Insure your car, home and valuables with iWYZE
PEAK VIEW Secondary school has stepped up its efforts to fight possible closure.
Today, scores of pupils, parents and community members and representatives of NGOs and education unions are expected to picket along Klipfontein Road in Athlone, close to the school.
A task team of community members was set up on Saturday and resolved to ensure the school remained open.
Peak View is one of the 27 schools across the province that Education MEC Donald Grant has notified he intends to close. Most of the schools facing closure are small primary schools in rural areas.
More than 4 000 pupils could be affected.
Grant based his recommendation that Peak View be closed on its:
l Poor matric results over a number of years. The pass rate plunged from 66.7 percent in 2008 to 18.9 percent last year.
l Declining academic performance in all grades.
l A large number of pupils (66 percent) coming from outside the community.
l A low pass rate throughout in English as first language.
School principal Oswald de Villiers had put in place an important intervention at the school this year – the introduction of Xhosa as first language – which had already led to improved results. De Villiers said the commitment to save the school was “very strong”.
“We are fighting this tooth and nail.”
Frank van der Horst, a community member on the task team, said everyone at the meeting had unanimously objected to the school’s possible closure.
“We regard this as a gross attack on the schools’ of the poor.”
The meeting on Saturday had resolved to:
l Mobilise all schools, churches, mosques and community organisations to oppose the closure of all 27 schools.
l Call on all organisations to prepare their own submissions against the closure of Peak View.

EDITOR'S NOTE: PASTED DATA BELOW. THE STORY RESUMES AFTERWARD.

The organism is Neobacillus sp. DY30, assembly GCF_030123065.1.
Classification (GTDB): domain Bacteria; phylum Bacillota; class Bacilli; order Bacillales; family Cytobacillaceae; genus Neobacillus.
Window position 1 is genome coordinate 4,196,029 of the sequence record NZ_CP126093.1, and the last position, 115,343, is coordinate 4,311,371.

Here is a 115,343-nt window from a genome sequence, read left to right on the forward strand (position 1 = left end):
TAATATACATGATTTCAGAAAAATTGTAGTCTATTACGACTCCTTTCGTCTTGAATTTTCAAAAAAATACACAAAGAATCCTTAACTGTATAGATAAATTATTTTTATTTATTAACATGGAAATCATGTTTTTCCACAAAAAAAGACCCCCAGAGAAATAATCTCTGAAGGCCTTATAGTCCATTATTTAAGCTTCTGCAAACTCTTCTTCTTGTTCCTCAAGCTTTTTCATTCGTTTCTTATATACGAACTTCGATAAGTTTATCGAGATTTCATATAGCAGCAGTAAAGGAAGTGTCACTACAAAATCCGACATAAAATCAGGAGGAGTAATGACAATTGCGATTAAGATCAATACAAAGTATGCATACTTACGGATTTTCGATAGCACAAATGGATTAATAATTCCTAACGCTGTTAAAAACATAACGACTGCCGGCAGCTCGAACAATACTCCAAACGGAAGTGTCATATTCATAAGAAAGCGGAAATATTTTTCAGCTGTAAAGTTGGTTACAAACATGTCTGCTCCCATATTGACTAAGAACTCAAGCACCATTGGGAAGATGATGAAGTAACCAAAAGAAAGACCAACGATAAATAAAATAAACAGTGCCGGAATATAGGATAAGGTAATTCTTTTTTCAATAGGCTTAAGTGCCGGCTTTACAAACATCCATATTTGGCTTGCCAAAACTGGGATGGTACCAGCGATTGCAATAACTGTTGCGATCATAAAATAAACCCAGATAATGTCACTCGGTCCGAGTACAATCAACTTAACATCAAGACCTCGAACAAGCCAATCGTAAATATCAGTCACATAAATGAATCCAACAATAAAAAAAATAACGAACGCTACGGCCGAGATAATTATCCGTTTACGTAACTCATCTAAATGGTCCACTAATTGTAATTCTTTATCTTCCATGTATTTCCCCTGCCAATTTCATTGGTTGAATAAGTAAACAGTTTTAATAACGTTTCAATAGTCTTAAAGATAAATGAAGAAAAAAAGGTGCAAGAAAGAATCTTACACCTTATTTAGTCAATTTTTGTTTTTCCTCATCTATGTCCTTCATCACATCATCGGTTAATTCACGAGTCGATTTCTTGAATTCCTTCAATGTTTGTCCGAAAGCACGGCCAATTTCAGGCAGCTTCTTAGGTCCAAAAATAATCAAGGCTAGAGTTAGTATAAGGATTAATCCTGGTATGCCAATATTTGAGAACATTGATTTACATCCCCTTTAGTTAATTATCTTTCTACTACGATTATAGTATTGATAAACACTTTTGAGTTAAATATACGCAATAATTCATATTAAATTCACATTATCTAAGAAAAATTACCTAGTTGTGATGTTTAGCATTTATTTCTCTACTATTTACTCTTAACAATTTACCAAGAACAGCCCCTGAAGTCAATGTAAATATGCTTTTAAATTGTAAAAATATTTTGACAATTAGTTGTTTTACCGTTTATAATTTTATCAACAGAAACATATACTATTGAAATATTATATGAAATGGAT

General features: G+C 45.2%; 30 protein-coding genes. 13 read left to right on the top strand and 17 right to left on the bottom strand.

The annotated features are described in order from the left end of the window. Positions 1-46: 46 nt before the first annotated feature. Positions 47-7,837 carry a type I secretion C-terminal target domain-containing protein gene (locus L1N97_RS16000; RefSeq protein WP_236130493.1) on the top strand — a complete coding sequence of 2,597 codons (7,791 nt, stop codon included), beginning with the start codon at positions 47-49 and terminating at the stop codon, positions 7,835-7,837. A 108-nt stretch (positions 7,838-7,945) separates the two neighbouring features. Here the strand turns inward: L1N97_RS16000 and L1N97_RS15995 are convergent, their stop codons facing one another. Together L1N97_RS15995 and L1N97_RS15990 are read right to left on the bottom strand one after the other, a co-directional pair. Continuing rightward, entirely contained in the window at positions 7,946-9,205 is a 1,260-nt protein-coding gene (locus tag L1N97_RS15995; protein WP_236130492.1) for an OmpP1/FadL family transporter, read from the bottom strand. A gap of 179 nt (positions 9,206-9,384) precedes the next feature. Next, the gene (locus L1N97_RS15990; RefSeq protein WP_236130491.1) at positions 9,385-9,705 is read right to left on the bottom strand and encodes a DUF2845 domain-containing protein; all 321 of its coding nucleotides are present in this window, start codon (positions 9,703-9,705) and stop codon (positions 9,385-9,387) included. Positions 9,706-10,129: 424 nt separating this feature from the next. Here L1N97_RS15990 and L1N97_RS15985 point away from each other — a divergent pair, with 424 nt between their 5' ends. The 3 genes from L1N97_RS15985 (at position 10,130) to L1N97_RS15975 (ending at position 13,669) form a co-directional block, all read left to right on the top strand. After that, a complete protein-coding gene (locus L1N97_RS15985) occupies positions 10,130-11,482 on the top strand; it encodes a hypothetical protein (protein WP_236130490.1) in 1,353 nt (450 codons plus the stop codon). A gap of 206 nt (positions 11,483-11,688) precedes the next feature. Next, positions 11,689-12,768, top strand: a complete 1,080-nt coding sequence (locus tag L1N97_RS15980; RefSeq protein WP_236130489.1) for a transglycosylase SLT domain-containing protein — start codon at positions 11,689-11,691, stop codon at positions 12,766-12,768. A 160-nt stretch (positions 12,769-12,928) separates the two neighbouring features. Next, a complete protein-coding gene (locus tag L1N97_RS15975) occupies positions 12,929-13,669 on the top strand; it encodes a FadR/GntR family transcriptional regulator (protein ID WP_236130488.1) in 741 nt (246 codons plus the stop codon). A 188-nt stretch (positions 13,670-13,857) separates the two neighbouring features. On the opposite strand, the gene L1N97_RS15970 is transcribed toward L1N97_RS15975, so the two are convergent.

l Call on the public protector and SA Human Rights Commission to defend Peak View Secondary pupils’ right to education.
l Support the Save Our Schools march which is set to take place this Friday in the city centre.
A public hearing is to take place on August 18 at the Bridgetown Community Centre.
Jonty Damsell, principal of Zonnebloem Nest Senior School in Walmer Estate, which is also facing possible closure, said that it too was continuing its fight to remain open. Its public meeting is to take place on August 25 in the school’s hall.
NGO Equal Education had started a petition to call for Zonnebloem Nest to remain open. By late yesterday 212 signatures had been added to the petition.
Reasons given for its possible closure included the high drop-out rate at the school and underperformance in all grades.
Damsell had denied this as a legitimate reason as the school had achieved a 85 percent matric pass rate last year.
Penny Vinjevold, head of the Western Cape Education Department, is expected to brief the media this morning on its plans to place pupils who could be affected by the department’s proposed school closures.